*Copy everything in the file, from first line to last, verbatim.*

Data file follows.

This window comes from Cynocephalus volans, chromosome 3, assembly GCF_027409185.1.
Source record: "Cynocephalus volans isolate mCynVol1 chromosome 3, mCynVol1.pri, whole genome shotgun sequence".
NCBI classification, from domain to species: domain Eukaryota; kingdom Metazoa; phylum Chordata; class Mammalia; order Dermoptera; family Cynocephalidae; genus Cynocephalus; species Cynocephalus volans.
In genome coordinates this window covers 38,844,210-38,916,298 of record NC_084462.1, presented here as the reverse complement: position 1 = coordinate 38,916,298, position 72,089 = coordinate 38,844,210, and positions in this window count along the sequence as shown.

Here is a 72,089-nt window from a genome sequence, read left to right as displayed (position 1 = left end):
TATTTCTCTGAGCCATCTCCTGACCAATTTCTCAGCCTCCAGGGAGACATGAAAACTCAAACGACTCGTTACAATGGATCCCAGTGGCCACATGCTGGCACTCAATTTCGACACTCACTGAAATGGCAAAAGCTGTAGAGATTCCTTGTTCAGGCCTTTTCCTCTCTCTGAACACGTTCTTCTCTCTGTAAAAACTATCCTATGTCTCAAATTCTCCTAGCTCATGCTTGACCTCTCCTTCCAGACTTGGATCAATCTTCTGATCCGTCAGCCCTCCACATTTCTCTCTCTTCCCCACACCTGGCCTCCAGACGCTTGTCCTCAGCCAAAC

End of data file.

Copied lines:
This window comes from Cynocephalus volans, chromosome 3, assembly GCF_027409185.1.
Source record: "Cynocephalus volans isolate mCynVol1 chromosome 3, mCynVol1.pri, whole genome shotgun sequence".
NCBI classification, from domain to species: domain Eukaryota; kingdom Metazoa; phylum Chordata; class Mammalia; order Dermoptera; family Cynocephalidae; genus Cynocephalus; species Cynocephalus volans.
In genome coordinates this window covers 38,844,210-38,916,298 of record NC_084462.1, presented here as the reverse complement: position 1 = coordinate 38,916,298, position 72,089 = coordinate 38,844,210, and positions in this window count along the sequence as shown.

Here is a 72,089-nt window from a genome sequence, read left to right as displayed (position 1 = left end):
TATTTCTCTGAGCCATCTCCTGACCAATTTCTCAGCCTCCAGGGAGACATGAAAACTCAAACGACTCGTTACAATGGATCCCAGTGGCCACATGCTGGCACTCAATTTCGACACTCACTGAAATGGCAAAAGCTGTAGAGATTCCTTGTTCAGGCCTTTTCCTCTCTCTGAACACGTTCTTCTCTCTGTAAAAACTATCCTATGTCTCAAATTCTCCTAGCTCATGCTTGACCTCTCCTTCCAGACTTGGATCAATCTTCTGATCCGTCAGCCCTCCACATTTCTCTCTCTTCCCCACACCTGGCCTCCAGACGCTTGTCCTCAGCCAAAC